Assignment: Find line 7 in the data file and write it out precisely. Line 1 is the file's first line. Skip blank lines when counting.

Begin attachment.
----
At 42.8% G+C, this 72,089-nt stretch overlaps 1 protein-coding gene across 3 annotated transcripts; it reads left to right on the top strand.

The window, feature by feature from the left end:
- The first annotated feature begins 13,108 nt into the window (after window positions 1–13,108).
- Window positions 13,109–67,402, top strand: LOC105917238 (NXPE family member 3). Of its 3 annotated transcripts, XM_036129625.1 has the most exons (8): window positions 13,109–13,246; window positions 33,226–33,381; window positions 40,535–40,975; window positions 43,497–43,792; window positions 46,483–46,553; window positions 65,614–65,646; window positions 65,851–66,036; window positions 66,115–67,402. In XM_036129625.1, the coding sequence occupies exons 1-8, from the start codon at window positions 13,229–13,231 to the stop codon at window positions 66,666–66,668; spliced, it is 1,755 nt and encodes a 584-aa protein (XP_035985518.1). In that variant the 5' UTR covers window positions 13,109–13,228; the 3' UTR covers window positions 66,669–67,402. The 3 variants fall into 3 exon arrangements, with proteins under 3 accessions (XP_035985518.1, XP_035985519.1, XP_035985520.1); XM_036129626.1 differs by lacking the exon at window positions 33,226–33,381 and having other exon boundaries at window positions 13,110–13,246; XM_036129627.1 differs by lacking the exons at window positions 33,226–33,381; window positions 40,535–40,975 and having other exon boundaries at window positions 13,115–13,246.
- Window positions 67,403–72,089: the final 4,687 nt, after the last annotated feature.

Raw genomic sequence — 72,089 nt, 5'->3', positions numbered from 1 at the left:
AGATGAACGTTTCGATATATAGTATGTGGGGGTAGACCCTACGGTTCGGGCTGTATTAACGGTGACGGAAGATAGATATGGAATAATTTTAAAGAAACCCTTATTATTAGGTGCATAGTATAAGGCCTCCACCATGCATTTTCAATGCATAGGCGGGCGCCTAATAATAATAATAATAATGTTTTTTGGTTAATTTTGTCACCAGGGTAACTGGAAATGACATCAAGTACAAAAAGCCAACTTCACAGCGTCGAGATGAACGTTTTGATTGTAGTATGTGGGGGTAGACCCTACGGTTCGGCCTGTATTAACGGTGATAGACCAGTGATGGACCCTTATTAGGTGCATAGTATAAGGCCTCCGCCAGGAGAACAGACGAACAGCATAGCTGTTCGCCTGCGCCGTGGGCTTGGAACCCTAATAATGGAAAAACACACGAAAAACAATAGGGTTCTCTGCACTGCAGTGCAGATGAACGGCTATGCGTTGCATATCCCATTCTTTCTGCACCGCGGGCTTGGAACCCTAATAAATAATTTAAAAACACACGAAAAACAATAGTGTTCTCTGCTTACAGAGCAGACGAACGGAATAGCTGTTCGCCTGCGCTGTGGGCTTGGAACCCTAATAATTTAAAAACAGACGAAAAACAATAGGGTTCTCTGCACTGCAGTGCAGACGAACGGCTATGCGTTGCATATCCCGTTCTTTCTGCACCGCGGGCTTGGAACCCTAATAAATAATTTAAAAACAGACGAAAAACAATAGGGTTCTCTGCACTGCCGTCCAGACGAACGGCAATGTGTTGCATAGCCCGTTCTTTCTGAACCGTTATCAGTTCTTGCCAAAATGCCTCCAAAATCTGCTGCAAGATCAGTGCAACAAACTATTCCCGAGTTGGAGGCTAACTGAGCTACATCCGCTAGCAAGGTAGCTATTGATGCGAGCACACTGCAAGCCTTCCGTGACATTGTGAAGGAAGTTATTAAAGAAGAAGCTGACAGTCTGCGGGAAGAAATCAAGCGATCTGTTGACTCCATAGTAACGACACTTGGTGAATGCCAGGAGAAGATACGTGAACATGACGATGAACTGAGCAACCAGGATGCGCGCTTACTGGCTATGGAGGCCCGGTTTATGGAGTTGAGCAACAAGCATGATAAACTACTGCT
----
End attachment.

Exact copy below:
AGATGAACGTTTCGATATATAGTATGTGGGGGTAGACCCTACGGTTCGGGCTGTATTAACGGTGACGGAAGATAGATATGGAATAATTTTAAAGAAACCCTTATTATTAGGTGCATAGTATAAGGCCTCCACCATGCATTTTCAATGCATAGGCGGGCGCCTAATAATAATAATAATAATGTTTTTTGGTTAATTTTGTCACCAGGGTAACTGGAAATGACATCAAGTACAAAAAGCCAACTTCACAGCGTCGAGATGAACGTTTTGATTGTAGTATGTGGGGGTAGACCCTACGGTTCGGCCTGTATTAACGGTGATAGACCAGTGATGGACCCTTATTAGGTGCATAGTATAAGGCCTCCGCCAGGAGAACAGACGAACAGCATAGCTGTTCGCCTGCGCCGTGGGCTTGGAACCCTAATAATGGAAAAACACACGAAAAACAATAGGGTTCTCTGCACTGCAGTGCAGATGAACGGCTATGCGTTGCATATCCCATTCTTTCTGCACCGCGGGCTTGGAACCCTAATAAATAATTTAAAAACACACGAAAAACAATAGTGTTCTCTGCTTACAGAGCAGACGAACGGAATAGCTGTTCGCCTGCGCTGTGGGCTTGGAACCCTAATAATTTAAAAACAGACGAAAAACAATAGGGTTCTCTGCACTGCAGTGCAGACGAACGGCTATGCGTTGCATATCCCGTTCTTTCTGCACCGCGGGCTTGGAACCCTAATAAATAATTTAAAAACAGACGAAAAACAATAGGGTTCTCTGCACTGCCGTCCAGACGAACGGCAATGTGTTGCATAGCCCGTTCTTTCTGAACCGTTATCAGTTCTTGCCAAAATGCCTCCAAAATCTGCTGCAAGATCAGTGCAACAAACTATTCCCGAGTTGGAGGCTAACTGAGCTACATCCGCTAGCAAGGTAGCTATTGATGCGAGCACACTGCAAGCCTTCCGTGACATTGTGAAGGAAGTTATTAAAGAAGAAGCTGACAGTCTGCGGGAAGAAATCAAGCGATCTGTTGACTCCATAGTAACGACACTTGGTGAATGCCAGGAGAAGATACGTGAACATGACGATGAACTGAGCAACCAGGATGCGCGCTTACTGGCTATGGAGGCCCGGTTTATGGAGTTGAGCAACAAGCATGATAAACTACTGCT